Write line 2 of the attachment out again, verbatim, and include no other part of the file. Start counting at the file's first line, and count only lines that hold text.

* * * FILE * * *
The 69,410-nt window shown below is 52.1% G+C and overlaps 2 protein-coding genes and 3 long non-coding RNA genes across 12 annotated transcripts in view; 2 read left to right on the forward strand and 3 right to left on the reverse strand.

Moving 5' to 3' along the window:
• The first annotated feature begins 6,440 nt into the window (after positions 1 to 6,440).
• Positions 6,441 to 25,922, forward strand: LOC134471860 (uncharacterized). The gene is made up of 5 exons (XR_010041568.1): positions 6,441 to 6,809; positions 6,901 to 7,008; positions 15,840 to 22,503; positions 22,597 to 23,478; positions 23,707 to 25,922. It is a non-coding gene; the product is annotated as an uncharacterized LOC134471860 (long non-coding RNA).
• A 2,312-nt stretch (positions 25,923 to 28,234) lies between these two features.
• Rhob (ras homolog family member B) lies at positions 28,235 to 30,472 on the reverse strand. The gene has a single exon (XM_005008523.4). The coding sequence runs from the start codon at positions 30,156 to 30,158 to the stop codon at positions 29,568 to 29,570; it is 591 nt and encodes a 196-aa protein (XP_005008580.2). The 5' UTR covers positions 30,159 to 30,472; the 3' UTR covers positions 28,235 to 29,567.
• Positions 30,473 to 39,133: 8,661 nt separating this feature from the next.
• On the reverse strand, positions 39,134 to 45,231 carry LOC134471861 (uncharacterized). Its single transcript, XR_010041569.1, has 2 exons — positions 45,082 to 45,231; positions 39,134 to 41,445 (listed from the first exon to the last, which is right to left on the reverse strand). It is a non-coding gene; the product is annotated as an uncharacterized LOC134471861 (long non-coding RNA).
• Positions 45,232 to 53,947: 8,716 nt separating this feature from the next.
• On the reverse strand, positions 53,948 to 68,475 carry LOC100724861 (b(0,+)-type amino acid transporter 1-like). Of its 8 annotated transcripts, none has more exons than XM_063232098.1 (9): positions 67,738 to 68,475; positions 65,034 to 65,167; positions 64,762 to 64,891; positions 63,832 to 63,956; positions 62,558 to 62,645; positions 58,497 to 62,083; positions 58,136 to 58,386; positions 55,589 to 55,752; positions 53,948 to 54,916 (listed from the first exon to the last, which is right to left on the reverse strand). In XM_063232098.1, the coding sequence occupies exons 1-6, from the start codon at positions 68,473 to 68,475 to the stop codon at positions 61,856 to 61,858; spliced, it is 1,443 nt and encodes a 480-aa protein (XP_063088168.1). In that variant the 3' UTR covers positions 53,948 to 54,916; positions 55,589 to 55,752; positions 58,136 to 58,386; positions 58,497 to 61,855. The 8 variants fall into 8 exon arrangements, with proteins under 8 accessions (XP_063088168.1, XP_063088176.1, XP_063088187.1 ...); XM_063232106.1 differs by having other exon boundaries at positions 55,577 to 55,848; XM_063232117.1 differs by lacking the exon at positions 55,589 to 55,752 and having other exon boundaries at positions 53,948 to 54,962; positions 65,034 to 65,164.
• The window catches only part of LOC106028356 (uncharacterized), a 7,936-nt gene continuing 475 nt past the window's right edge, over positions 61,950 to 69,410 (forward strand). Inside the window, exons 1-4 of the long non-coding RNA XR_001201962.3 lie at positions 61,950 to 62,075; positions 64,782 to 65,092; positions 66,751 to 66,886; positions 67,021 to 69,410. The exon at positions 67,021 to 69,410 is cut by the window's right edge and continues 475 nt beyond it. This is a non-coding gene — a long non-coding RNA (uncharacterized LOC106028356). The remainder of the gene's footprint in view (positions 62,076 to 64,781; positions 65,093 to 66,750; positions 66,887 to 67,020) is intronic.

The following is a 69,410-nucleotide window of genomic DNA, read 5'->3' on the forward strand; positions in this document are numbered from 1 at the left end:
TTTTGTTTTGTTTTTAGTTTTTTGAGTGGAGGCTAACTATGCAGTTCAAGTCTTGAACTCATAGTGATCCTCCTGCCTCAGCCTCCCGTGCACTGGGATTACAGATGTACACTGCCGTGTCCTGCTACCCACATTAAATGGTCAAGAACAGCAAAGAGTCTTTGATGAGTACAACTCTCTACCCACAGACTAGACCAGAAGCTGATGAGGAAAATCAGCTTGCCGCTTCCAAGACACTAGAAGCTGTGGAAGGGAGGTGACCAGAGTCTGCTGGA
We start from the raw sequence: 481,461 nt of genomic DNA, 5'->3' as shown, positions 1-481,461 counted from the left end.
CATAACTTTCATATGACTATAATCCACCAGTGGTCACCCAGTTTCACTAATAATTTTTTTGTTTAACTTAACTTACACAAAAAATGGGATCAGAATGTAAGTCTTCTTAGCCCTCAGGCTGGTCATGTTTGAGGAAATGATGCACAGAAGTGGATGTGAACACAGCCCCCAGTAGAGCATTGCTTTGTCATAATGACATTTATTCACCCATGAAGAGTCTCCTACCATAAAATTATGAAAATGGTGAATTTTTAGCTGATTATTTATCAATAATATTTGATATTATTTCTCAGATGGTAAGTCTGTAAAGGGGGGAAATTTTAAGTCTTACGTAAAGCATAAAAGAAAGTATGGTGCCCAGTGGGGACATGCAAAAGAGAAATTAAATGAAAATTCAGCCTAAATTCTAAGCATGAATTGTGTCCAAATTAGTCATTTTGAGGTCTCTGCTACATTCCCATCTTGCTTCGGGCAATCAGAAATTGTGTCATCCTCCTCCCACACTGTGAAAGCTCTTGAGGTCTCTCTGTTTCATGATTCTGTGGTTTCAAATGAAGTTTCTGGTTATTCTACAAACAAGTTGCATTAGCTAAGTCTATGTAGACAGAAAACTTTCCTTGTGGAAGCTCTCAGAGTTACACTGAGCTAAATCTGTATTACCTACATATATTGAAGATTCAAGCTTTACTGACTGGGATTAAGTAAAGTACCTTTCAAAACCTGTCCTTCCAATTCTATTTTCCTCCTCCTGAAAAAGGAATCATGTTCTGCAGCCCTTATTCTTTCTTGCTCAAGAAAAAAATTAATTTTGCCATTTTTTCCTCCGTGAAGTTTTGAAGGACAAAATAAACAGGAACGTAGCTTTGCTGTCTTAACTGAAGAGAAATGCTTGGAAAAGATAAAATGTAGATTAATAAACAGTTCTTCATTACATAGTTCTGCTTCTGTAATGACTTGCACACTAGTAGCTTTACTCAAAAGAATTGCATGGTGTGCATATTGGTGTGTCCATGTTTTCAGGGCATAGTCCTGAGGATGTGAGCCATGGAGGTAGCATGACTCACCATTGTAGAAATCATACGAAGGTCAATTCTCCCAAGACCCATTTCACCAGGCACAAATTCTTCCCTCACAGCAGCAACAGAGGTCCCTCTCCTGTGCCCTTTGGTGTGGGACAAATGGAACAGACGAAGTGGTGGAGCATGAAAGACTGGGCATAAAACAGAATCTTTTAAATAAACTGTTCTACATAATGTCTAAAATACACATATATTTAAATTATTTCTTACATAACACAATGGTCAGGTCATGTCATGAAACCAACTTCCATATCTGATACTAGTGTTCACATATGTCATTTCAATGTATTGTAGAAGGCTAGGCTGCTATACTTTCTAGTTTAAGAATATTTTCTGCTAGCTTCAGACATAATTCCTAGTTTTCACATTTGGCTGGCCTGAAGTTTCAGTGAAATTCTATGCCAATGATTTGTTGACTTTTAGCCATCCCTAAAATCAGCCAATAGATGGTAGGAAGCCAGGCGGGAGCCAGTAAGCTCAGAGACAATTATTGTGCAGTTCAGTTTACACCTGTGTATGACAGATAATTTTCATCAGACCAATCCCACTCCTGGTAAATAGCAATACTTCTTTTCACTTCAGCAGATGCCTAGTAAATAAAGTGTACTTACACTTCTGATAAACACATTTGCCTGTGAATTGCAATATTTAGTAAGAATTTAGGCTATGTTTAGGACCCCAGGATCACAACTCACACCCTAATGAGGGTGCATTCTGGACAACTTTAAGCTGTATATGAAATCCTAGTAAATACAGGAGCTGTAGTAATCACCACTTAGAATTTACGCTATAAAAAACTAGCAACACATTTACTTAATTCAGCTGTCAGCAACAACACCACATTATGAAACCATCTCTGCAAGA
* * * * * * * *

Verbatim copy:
Moving 5' to 3' along the window: